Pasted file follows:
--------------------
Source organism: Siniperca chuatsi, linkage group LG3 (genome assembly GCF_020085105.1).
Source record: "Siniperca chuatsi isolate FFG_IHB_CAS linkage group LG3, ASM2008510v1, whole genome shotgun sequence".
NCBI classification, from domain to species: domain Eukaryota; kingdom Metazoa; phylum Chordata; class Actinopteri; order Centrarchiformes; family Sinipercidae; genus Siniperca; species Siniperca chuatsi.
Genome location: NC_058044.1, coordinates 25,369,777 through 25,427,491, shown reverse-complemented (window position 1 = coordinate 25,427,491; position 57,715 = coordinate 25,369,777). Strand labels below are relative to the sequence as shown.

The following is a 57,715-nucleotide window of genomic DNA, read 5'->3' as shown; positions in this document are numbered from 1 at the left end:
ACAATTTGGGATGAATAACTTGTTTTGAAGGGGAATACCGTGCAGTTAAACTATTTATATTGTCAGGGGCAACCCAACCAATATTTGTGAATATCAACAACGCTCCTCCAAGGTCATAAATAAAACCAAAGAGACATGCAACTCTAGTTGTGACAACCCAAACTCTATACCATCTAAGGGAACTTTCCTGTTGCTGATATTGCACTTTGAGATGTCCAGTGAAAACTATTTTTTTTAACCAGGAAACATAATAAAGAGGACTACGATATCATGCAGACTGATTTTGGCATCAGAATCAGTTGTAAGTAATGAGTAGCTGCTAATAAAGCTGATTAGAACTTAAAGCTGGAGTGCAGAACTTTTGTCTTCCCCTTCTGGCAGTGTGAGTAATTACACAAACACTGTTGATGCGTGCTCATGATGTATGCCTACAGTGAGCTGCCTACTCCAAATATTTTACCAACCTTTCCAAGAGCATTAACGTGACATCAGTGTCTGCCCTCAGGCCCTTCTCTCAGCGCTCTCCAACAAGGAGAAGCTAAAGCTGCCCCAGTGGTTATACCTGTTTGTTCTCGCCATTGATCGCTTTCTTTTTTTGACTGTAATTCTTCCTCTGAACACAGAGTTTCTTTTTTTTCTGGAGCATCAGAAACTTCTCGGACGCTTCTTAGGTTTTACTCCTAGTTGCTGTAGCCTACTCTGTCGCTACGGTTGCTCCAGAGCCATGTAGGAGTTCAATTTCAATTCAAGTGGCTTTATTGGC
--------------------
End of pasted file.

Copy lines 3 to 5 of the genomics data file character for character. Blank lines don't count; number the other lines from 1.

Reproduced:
NCBI classification, from domain to species: domain Eukaryota; kingdom Metazoa; phylum Chordata; class Actinopteri; order Centrarchiformes; family Sinipercidae; genus Siniperca; species Siniperca chuatsi.
Genome location: NC_058044.1, coordinates 25,369,777 through 25,427,491, shown reverse-complemented (window position 1 = coordinate 25,427,491; position 57,715 = coordinate 25,369,777). Strand labels below are relative to the sequence as shown.

The following is a 57,715-nucleotide window of genomic DNA, read 5'->3' as shown; positions in this document are numbered from 1 at the left end: